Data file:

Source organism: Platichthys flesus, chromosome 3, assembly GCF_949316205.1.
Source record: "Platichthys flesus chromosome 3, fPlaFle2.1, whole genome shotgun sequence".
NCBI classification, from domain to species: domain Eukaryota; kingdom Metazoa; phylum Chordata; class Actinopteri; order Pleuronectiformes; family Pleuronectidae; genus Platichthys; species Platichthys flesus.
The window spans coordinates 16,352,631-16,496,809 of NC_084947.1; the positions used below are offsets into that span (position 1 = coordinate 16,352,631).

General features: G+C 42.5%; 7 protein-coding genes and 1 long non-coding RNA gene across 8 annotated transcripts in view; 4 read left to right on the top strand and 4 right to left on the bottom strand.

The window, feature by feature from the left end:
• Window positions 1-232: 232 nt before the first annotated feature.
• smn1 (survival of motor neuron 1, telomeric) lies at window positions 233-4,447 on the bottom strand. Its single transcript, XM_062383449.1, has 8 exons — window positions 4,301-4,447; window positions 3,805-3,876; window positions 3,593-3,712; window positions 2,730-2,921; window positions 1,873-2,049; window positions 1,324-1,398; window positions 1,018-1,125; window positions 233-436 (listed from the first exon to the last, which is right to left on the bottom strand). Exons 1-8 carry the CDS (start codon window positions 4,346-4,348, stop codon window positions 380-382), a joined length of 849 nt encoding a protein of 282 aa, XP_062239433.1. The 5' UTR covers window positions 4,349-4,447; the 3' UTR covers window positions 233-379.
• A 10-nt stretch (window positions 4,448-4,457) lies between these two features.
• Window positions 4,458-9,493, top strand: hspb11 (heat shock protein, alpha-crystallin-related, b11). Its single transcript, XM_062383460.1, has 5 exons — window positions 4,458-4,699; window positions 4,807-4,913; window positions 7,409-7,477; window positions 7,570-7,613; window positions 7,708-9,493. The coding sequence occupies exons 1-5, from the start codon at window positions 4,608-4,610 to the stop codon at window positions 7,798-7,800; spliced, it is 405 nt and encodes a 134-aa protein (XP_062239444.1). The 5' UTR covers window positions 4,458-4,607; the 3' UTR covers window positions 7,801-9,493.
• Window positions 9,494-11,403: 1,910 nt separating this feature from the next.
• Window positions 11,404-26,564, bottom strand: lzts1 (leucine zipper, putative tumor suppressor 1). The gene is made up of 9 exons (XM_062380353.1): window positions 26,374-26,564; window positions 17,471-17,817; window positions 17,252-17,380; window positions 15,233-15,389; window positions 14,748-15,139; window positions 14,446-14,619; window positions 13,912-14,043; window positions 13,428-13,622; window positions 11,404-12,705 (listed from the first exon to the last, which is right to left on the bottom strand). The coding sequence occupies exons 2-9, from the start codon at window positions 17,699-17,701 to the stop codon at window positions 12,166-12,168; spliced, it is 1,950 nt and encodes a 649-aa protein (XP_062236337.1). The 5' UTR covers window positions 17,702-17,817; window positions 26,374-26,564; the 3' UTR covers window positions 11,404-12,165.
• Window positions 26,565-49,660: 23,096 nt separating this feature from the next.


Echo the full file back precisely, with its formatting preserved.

Source organism: Platichthys flesus, chromosome 3, assembly GCF_949316205.1.
Source record: "Platichthys flesus chromosome 3, fPlaFle2.1, whole genome shotgun sequence".
NCBI classification, from domain to species: domain Eukaryota; kingdom Metazoa; phylum Chordata; class Actinopteri; order Pleuronectiformes; family Pleuronectidae; genus Platichthys; species Platichthys flesus.
The window spans coordinates 16,352,631-16,496,809 of NC_084947.1; the positions used below are offsets into that span (position 1 = coordinate 16,352,631).

General features: G+C 42.5%; 7 protein-coding genes and 1 long non-coding RNA gene across 8 annotated transcripts in view; 4 read left to right on the top strand and 4 right to left on the bottom strand.

The window, feature by feature from the left end:
• Window positions 1-232: 232 nt before the first annotated feature.
• smn1 (survival of motor neuron 1, telomeric) lies at window positions 233-4,447 on the bottom strand. Its single transcript, XM_062383449.1, has 8 exons — window positions 4,301-4,447; window positions 3,805-3,876; window positions 3,593-3,712; window positions 2,730-2,921; window positions 1,873-2,049; window positions 1,324-1,398; window positions 1,018-1,125; window positions 233-436 (listed from the first exon to the last, which is right to left on the bottom strand). Exons 1-8 carry the CDS (start codon window positions 4,346-4,348, stop codon window positions 380-382), a joined length of 849 nt encoding a protein of 282 aa, XP_062239433.1. The 5' UTR covers window positions 4,349-4,447; the 3' UTR covers window positions 233-379.
• A 10-nt stretch (window positions 4,448-4,457) lies between these two features.
• Window positions 4,458-9,493, top strand: hspb11 (heat shock protein, alpha-crystallin-related, b11). Its single transcript, XM_062383460.1, has 5 exons — window positions 4,458-4,699; window positions 4,807-4,913; window positions 7,409-7,477; window positions 7,570-7,613; window positions 7,708-9,493. The coding sequence occupies exons 1-5, from the start codon at window positions 4,608-4,610 to the stop codon at window positions 7,798-7,800; spliced, it is 405 nt and encodes a 134-aa protein (XP_062239444.1). The 5' UTR covers window positions 4,458-4,607; the 3' UTR covers window positions 7,801-9,493.
• Window positions 9,494-11,403: 1,910 nt separating this feature from the next.
• Window positions 11,404-26,564, bottom strand: lzts1 (leucine zipper, putative tumor suppressor 1). The gene is made up of 9 exons (XM_062380353.1): window positions 26,374-26,564; window positions 17,471-17,817; window positions 17,252-17,380; window positions 15,233-15,389; window positions 14,748-15,139; window positions 14,446-14,619; window positions 13,912-14,043; window positions 13,428-13,622; window positions 11,404-12,705 (listed from the first exon to the last, which is right to left on the bottom strand). The coding sequence occupies exons 2-9, from the start codon at window positions 17,699-17,701 to the stop codon at window positions 12,166-12,168; spliced, it is 1,950 nt and encodes a 649-aa protein (XP_062236337.1). The 5' UTR covers window positions 17,702-17,817; window positions 26,374-26,564; the 3' UTR covers window positions 11,404-12,165.
• Window positions 26,565-49,660: 23,096 nt separating this feature from the next.